Review: The Arrival by J.W. Brazier

The Arrival is a heavy book with a riveting story that tackles on sociopolitical issues with a touch of the metaphysics. It's thought-provoking with compelling characters that make good reading company.

The Arrival by J.W. Brazier Review
Genre: Horror, New Adult, Mystery & Thrillers
Author: J.W. Brazier
Publishing Date: May 4, 2015
Publisher: Inkwell Publishing
Edition: ebook (I got an ARC via Netgalley)
ISBN-13: 9780996275620
Size: 192

Beneath a cloak of darkness and mystery, it has arrived…

Palestine: 1948—With the winds of war fast approaching, an unscrupulous archaeologist finally finds the remains of the man he’s been searching for … unwittingly releasing an ancient evil on the world.
White River, Arkansas: 1980—In a secret lab, top-level medical scientists work together to harness the power of previously unheard of DNA manipulation. But when the project finally comes to fruition with the birth of a specially “designed” baby, it just as abruptly comes to a bloody halt, with the facilities and nearly every member of the team wiped out, silenced forever… almost.
White River, Arkansas: 2019—The small town awakens one morning to find itself ground zero of a joint UN-US terrorist training exercise. Residents face martial law, a cashless economy, and a host of ruthless leaders seemingly bent on making the maneuvers more than just a military operation. Outraged citizens begin to rise up and fight back, but it soon becomes clear that something evil has arrived in White River…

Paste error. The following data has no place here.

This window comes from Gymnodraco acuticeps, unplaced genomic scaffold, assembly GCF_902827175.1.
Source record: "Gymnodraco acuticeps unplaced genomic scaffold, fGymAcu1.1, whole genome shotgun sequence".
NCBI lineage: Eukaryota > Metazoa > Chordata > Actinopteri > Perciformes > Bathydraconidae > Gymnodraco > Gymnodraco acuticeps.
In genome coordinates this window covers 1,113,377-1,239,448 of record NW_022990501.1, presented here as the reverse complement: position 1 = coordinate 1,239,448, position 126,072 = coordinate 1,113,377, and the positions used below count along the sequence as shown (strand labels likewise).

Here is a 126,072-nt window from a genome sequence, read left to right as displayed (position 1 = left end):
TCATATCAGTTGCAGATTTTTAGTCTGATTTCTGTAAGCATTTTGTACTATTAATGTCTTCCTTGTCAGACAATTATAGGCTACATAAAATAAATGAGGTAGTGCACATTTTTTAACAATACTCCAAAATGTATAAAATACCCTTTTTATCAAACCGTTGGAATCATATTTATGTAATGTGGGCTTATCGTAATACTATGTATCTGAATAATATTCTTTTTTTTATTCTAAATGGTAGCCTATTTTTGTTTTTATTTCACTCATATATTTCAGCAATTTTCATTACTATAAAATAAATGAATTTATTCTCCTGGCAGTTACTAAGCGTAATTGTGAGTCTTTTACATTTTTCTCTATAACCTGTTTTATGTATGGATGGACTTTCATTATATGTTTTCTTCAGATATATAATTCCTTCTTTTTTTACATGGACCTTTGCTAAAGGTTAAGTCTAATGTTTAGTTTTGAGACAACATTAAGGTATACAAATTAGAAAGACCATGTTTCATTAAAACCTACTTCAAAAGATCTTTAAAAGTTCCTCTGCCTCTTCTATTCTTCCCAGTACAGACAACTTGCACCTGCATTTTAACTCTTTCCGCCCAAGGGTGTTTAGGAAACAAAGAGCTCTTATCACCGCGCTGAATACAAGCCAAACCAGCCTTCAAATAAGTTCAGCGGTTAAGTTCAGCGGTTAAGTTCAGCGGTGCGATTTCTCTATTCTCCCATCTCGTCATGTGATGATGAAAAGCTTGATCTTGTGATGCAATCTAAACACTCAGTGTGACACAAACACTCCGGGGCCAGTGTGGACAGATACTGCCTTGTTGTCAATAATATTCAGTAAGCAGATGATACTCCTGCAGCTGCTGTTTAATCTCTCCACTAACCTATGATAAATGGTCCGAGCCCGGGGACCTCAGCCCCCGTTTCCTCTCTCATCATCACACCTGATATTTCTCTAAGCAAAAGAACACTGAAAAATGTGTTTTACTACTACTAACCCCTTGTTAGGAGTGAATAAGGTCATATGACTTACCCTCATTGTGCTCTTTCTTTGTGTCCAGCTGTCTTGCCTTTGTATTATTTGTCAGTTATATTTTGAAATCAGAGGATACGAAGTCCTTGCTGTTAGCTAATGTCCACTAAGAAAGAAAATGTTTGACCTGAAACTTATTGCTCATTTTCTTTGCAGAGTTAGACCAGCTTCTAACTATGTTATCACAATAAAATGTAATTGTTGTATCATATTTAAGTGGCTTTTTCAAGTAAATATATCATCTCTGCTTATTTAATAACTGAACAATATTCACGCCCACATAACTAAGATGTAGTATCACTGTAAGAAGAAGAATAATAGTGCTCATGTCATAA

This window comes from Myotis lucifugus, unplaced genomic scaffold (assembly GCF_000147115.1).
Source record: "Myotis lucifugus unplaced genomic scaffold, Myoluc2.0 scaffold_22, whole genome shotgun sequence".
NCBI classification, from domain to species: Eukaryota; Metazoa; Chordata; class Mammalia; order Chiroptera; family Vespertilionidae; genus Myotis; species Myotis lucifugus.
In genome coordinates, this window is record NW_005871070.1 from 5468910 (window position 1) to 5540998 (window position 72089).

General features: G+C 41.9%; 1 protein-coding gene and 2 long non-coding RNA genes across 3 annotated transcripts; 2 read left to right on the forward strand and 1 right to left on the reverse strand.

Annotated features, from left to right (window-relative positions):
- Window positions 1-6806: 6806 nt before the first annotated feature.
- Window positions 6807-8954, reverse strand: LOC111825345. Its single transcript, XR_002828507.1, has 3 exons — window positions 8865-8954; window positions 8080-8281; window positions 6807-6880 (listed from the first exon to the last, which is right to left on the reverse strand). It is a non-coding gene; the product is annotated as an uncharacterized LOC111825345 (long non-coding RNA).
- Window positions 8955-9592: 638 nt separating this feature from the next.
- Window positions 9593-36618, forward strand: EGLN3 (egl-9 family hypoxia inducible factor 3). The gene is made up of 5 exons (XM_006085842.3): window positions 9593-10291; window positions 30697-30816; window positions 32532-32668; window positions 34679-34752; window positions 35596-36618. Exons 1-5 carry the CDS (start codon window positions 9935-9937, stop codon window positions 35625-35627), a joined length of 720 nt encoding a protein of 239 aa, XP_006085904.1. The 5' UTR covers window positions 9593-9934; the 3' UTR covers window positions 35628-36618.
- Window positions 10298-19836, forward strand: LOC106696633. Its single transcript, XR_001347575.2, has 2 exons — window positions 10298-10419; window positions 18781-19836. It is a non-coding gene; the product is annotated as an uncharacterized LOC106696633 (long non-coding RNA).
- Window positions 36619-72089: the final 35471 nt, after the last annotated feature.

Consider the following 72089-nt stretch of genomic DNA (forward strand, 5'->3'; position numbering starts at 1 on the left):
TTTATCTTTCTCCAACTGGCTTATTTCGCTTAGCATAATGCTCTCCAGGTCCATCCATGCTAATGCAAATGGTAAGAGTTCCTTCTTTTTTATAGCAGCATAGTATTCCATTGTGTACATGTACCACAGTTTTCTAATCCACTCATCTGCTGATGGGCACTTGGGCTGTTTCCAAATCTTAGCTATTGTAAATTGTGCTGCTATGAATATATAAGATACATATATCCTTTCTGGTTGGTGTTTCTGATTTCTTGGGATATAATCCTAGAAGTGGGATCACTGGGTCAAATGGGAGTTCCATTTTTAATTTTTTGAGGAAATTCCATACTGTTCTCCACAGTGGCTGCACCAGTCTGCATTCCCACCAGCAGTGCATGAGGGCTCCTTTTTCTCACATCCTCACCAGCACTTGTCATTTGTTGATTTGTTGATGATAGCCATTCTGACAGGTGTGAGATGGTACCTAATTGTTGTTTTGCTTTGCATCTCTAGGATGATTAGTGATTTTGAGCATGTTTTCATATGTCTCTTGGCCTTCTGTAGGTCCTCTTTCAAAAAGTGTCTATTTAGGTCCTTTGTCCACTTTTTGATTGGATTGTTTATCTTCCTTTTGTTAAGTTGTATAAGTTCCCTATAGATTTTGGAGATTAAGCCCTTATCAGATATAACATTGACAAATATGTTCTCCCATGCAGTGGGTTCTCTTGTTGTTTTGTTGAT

A darkness unleashed on an unsuspecting world.


For the first few chapters, the narration felt so detached with the characters. It would have been better if the author has shown how Ian and Charles had gotten close to each other during their expedition in Palestine (1948) because I still see it unbelievable how they forged a bond of true friendship. By the end of their expedition, suddenly Ian just offered his number and home address to the doctor and the next thing you know in the next chapter, they're still in contact with each other after 3 decades. That does not sound legit to me because I'd always ask how despite working side by side for 18 months.

Meanwhile, the narration felt warm ever since Joshua Austin, the next mayor of White River, was introduced. Everything went smooth from there.

The book is written in the third-person perspective with a variation of characters good or bad. Primarily, Ian Taylor is the main voice for the early part of the book while Joshua Austin took over for the most part. Both are pretty badass. While Ian's an archaeologist (a sought-after one for that in his 30's), Austin an evangelical-Christian-turned-political-figure (he also was once a chief engineer on riverboats), they both have military background prior to their recent jobs, although Ian's was due to compulsory military service during WWII (he was born on 1910). Not only that, they're big guys! Ian stands at 6'4" while Joshua at 6'2".

There are so many political ideologies which makes this book sound legit. This is a pre-dystopian story with an inside look of a highly-likely world-building plausibility. You know, with the government snooping on everybody, people's excessive dependence on technology, the government's trampling on citizens' constitutional rights in favor of anti-terrorist agenda, etc. Not only does this book address political correctness but it also addresses moral issues like abortion.